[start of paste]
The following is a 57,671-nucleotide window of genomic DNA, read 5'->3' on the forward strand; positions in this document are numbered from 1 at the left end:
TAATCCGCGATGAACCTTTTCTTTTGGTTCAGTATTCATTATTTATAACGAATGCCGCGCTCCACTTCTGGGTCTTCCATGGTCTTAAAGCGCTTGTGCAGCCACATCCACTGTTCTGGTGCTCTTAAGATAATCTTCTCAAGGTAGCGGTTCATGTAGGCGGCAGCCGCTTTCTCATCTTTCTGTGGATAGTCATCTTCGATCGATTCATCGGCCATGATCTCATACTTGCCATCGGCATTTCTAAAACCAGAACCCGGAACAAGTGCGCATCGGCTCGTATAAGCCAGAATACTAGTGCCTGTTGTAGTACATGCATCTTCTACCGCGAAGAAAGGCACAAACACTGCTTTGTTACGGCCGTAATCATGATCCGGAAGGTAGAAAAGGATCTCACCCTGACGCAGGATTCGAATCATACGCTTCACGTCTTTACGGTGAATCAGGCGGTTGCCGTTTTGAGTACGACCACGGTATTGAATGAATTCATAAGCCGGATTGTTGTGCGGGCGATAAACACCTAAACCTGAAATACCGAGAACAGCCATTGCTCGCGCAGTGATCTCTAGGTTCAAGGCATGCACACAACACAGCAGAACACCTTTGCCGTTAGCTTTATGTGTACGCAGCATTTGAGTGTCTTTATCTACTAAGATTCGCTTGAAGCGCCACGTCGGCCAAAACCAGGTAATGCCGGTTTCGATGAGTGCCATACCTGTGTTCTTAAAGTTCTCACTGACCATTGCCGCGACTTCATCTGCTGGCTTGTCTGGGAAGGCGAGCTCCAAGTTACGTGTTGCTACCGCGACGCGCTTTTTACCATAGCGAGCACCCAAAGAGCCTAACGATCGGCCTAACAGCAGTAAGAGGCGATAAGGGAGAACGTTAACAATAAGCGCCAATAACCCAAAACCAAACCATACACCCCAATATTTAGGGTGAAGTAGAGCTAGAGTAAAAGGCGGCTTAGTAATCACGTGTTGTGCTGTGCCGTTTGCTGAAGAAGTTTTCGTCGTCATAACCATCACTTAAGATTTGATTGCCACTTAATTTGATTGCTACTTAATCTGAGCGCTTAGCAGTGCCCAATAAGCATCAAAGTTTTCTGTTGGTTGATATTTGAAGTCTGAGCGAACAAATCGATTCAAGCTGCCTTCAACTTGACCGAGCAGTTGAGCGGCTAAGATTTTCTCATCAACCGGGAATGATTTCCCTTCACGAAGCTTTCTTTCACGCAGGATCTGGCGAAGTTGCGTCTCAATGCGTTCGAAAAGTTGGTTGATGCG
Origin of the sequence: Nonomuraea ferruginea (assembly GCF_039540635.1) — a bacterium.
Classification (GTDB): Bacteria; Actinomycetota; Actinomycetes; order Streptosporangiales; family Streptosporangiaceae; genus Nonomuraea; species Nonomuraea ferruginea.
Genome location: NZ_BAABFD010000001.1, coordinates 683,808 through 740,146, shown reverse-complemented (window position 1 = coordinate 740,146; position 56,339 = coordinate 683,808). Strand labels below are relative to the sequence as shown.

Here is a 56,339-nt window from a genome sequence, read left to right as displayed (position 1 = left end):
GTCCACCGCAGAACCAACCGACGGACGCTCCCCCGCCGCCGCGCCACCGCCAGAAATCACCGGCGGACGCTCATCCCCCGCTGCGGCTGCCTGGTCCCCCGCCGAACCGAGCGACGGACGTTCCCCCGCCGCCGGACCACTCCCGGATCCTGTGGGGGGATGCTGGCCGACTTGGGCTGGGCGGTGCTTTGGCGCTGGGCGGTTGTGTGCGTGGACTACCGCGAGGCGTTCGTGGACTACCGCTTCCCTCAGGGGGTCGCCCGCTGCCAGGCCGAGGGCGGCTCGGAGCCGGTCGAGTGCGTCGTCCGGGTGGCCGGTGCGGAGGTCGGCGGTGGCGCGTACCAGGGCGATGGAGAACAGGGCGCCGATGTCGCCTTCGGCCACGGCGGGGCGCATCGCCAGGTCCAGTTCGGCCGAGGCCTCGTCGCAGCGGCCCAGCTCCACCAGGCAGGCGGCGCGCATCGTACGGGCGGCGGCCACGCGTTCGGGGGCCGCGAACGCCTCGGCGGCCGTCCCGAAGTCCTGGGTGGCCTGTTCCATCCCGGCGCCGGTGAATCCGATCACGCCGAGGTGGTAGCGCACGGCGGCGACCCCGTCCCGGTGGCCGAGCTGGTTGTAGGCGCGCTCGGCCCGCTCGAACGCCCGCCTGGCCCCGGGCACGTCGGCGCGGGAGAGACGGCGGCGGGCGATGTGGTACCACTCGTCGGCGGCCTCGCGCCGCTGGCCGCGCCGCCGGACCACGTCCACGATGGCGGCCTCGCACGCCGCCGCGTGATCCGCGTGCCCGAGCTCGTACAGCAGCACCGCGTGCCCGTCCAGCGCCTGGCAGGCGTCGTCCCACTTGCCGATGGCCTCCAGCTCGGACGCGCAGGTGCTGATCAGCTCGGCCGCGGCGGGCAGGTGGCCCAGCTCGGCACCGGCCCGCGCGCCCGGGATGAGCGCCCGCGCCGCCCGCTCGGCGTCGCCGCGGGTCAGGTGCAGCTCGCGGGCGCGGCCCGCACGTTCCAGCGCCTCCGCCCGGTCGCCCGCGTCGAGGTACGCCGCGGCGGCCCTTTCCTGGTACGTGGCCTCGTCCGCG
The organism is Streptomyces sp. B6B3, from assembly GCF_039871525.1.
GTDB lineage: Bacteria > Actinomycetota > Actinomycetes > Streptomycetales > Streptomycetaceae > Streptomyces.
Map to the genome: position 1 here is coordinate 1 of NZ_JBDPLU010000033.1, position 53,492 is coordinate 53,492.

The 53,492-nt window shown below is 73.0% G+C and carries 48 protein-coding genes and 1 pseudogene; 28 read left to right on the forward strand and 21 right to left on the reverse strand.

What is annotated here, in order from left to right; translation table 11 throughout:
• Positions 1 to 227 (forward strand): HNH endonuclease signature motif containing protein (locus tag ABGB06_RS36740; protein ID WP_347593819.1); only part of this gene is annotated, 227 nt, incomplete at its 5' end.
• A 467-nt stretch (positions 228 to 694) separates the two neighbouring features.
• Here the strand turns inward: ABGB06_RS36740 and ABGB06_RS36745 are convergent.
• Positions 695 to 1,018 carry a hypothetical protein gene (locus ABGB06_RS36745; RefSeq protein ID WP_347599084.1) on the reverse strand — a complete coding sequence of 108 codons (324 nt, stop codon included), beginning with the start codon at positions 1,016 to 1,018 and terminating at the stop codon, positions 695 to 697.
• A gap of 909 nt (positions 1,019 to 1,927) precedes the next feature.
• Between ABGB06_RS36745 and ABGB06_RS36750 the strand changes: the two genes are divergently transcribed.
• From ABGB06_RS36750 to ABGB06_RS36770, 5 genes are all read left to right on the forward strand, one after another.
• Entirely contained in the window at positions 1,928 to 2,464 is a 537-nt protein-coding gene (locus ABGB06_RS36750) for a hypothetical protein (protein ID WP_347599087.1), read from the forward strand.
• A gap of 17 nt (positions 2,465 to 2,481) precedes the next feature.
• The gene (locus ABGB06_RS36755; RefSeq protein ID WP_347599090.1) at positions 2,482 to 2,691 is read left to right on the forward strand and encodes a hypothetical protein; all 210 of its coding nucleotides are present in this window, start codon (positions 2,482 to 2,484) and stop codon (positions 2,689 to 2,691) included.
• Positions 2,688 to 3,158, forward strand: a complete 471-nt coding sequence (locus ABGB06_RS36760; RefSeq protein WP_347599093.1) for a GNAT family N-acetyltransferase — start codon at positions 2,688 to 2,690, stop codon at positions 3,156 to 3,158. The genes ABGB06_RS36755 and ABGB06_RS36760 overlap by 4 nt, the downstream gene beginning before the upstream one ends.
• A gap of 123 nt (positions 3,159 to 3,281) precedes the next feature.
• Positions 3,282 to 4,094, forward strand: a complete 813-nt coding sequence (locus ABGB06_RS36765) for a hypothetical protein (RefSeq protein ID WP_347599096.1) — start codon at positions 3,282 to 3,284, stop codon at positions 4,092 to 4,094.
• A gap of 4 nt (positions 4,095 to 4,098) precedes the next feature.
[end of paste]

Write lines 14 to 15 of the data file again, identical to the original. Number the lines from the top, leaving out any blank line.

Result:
• A 467-nt stretch (positions 228 to 694) separates the two neighbouring features.
• Here the strand turns inward: ABGB06_RS36740 and ABGB06_RS36745 are convergent.